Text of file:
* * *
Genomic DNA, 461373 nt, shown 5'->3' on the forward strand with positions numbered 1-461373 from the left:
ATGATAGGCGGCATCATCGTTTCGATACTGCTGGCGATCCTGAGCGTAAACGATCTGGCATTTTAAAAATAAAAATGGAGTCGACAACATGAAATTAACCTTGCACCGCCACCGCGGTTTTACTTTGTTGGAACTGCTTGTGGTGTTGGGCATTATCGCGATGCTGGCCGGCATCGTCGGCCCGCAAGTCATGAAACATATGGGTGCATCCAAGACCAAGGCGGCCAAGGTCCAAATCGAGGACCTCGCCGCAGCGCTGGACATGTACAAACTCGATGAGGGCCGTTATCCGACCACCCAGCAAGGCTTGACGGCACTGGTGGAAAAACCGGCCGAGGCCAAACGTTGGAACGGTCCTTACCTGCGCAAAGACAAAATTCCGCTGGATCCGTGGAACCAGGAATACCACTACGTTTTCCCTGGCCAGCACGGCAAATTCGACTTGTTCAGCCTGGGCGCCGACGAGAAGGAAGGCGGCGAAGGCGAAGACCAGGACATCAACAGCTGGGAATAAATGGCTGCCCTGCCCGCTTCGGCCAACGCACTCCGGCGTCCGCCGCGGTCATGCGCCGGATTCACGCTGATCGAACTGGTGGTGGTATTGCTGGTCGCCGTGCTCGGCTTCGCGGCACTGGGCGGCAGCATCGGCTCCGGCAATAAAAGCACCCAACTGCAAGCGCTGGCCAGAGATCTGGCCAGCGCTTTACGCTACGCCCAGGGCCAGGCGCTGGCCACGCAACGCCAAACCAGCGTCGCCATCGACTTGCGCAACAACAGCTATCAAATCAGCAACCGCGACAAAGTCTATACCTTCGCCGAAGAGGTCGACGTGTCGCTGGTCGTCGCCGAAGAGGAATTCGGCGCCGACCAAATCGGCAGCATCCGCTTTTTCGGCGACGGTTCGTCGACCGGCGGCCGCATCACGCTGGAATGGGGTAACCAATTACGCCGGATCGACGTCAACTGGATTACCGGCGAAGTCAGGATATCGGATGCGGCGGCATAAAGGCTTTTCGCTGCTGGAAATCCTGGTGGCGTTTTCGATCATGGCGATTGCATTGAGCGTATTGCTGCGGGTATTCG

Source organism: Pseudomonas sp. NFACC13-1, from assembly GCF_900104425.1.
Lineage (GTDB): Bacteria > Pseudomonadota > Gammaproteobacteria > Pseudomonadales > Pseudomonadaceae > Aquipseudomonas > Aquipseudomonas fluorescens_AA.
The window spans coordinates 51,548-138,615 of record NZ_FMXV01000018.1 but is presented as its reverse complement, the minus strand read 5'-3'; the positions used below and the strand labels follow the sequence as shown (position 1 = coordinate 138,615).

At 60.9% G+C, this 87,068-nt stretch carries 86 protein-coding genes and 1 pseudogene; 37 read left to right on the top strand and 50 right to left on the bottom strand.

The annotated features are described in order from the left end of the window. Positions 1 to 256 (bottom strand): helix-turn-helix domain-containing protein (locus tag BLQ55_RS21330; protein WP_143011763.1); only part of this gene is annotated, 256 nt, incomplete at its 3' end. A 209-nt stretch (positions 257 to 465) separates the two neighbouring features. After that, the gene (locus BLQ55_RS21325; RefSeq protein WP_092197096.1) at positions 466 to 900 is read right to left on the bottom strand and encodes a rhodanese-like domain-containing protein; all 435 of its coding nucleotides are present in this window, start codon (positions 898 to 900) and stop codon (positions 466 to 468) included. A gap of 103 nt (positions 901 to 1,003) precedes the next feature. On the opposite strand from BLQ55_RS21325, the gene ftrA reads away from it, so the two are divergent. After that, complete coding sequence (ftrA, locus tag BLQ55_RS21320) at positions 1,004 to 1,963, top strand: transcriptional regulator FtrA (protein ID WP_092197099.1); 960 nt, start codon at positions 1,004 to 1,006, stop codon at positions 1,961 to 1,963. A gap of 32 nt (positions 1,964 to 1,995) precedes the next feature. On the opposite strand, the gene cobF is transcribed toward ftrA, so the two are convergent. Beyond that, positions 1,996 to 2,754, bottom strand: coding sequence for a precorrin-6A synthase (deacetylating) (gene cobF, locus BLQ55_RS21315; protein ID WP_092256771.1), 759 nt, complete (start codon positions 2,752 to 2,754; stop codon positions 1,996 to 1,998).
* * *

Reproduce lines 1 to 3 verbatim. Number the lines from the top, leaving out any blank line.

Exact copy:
Genomic DNA, 461373 nt, shown 5'->3' on the forward strand with positions numbered 1-461373 from the left:
ATGATAGGCGGCATCATCGTTTCGATACTGCTGGCGATCCTGAGCGTAAACGATCTGGCATTTTAAAAATAAAAATGGAGTCGACAACATGAAATTAACCTTGCACCGCCACCGCGGTTTTACTTTGTTGGAACTGCTTGTGGTGTTGGGCATTATCGCGATGCTGGCCGGCATCGTCGGCCCGCAAGTCATGAAACATATGGGTGCATCCAAGACCAAGGCGGCCAAGGTCCAAATCGAGGACCTCGCCGCAGCGCTGGACATGTACAAACTCGATGAGGGCCGTTATCCGACCACCCAGCAAGGCTTGACGGCACTGGTGGAAAAACCGGCCGAGGCCAAACGTTGGAACGGTCCTTACCTGCGCAAAGACAAAATTCCGCTGGATCCGTGGAACCAGGAATACCACTACGTTTTCCCTGGCCAGCACGGCAAATTCGACTTGTTCAGCCTGGGCGCCGACGAGAAGGAAGGCGGCGAAGGCGAAGACCAGGACATCAACAGCTGGGAATAAATGGCTGCCCTGCCCGCTTCGGCCAACGCACTCCGGCGTCCGCCGCGGTCATGCGCCGGATTCACGCTGATCGAACTGGTGGTGGTATTGCTGGTCGCCGTGCTCGGCTTCGCGGCACTGGGCGGCAGCATCGGCTCCGGCAATAAAAGCACCCAACTGCAAGCGCTGGCCAGAGATCTGGCCAGCGCTTTACGCTACGCCCAGGGCCAGGCGCTGGCCACGCAACGCCAAACCAGCGTCGCCATCGACTTGCGCAACAACAGCTATCAAATCAGCAACCGCGACAAAGTCTATACCTTCGCCGAAGAGGTCGACGTGTCGCTGGTCGTCGCCGAAGAGGAATTCGGCGCCGACCAAATCGGCAGCATCCGCTTTTTCGGCGACGGTTCGTCGACCGGCGGCCGCATCACGCTGGAATGGGGTAACCAATTACGCCGGATCGACGTCAACTGGATTACCGGCGAAGTCAGGATATCGGATGCGGCGGCATAAAGGCTTTTCGCTGCTGGAAATCCTGGTGGCGTTTTCGATCATGGCGATTGCATTGAGCGTATTGCTGCGGGTATTCG

Source organism: Pseudomonas sp. NFACC13-1, from assembly GCF_900104425.1.